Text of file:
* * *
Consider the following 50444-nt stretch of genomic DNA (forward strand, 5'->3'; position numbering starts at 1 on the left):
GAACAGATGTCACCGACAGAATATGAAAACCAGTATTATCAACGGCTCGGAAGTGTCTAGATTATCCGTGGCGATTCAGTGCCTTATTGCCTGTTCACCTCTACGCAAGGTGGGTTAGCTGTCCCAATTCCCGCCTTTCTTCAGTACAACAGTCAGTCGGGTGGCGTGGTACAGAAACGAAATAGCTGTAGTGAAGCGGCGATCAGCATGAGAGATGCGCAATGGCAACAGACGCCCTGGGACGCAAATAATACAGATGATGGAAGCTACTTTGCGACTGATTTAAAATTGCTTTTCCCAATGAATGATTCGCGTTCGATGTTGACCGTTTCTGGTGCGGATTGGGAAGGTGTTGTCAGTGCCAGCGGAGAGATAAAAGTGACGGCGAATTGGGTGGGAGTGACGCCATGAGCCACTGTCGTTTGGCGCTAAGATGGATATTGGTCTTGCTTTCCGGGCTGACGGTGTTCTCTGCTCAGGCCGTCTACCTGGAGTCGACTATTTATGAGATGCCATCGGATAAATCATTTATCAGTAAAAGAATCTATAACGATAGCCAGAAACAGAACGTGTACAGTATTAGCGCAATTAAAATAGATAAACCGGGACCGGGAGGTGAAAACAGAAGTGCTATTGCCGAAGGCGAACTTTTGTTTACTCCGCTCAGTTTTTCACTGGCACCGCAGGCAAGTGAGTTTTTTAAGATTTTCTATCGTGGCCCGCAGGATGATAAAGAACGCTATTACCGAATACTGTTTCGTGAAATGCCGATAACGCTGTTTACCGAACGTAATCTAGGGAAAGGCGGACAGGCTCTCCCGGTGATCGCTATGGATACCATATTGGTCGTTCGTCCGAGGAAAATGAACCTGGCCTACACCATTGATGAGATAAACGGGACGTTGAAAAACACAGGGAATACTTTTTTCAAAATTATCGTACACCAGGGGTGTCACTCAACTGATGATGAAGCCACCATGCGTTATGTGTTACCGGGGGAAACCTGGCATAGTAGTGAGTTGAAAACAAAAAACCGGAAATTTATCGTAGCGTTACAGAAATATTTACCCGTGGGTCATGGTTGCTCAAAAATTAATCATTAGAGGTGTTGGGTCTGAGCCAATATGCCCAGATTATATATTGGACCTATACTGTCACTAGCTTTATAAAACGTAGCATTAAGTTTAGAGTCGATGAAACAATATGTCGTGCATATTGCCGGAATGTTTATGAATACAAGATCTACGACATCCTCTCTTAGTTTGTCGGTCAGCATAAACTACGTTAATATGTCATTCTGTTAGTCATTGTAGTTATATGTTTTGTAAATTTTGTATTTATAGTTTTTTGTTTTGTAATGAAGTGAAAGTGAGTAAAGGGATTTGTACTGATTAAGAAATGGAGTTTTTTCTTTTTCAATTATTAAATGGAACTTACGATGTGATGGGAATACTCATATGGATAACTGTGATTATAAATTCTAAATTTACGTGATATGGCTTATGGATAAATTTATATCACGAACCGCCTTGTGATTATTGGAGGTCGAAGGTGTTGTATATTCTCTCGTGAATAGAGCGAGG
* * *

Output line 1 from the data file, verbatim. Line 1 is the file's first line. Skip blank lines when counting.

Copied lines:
Consider the following 50444-nt stretch of genomic DNA (forward strand, 5'->3'; position numbering starts at 1 on the left):